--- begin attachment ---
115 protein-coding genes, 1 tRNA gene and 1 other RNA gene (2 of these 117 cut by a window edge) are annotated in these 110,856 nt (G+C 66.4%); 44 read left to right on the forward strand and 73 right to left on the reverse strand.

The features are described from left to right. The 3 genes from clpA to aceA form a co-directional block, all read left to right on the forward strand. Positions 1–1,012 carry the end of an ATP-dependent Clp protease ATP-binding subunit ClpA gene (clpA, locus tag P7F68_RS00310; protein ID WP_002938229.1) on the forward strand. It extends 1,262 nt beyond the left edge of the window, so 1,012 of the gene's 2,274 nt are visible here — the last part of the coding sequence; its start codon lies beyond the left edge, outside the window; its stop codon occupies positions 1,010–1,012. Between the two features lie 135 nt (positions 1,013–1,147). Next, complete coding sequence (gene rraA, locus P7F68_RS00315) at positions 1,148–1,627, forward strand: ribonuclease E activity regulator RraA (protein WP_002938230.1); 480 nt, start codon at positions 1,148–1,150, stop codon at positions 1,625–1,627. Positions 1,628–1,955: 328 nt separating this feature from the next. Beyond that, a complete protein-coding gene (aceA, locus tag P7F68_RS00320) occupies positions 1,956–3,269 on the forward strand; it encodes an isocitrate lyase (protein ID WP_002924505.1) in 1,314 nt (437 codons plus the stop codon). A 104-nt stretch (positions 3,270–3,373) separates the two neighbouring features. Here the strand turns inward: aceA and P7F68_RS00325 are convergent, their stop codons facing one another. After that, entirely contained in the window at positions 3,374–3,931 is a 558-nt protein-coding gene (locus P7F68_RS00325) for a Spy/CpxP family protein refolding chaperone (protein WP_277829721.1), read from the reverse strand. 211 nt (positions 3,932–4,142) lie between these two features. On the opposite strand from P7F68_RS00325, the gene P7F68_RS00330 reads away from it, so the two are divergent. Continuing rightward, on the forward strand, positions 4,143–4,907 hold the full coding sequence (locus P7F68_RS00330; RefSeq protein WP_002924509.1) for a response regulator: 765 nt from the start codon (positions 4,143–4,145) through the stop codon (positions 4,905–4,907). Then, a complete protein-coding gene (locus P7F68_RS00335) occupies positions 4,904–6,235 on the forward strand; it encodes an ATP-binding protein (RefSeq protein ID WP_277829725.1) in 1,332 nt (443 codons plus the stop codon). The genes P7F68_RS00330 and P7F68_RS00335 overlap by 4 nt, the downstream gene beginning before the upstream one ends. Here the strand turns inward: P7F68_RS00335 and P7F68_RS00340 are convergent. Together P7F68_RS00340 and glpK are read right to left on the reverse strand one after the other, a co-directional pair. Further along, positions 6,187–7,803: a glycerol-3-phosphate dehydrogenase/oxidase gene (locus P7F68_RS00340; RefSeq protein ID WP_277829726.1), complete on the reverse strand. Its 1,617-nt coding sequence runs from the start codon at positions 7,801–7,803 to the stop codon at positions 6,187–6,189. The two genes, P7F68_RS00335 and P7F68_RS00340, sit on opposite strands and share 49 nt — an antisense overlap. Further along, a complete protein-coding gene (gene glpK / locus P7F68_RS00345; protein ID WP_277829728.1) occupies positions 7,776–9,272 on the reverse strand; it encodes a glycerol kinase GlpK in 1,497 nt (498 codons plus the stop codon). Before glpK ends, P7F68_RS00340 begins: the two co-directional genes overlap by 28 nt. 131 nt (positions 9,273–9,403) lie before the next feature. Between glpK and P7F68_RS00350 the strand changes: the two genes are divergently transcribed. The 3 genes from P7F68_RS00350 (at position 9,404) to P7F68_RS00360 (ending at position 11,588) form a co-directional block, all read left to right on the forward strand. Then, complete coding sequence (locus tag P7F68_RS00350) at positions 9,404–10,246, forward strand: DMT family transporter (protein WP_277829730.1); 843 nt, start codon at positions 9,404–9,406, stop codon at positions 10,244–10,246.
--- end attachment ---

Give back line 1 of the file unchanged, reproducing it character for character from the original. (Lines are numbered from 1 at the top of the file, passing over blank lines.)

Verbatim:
115 protein-coding genes, 1 tRNA gene and 1 other RNA gene (2 of these 117 cut by a window edge) are annotated in these 110,856 nt (G+C 66.4%); 44 read left to right on the forward strand and 73 right to left on the reverse strand.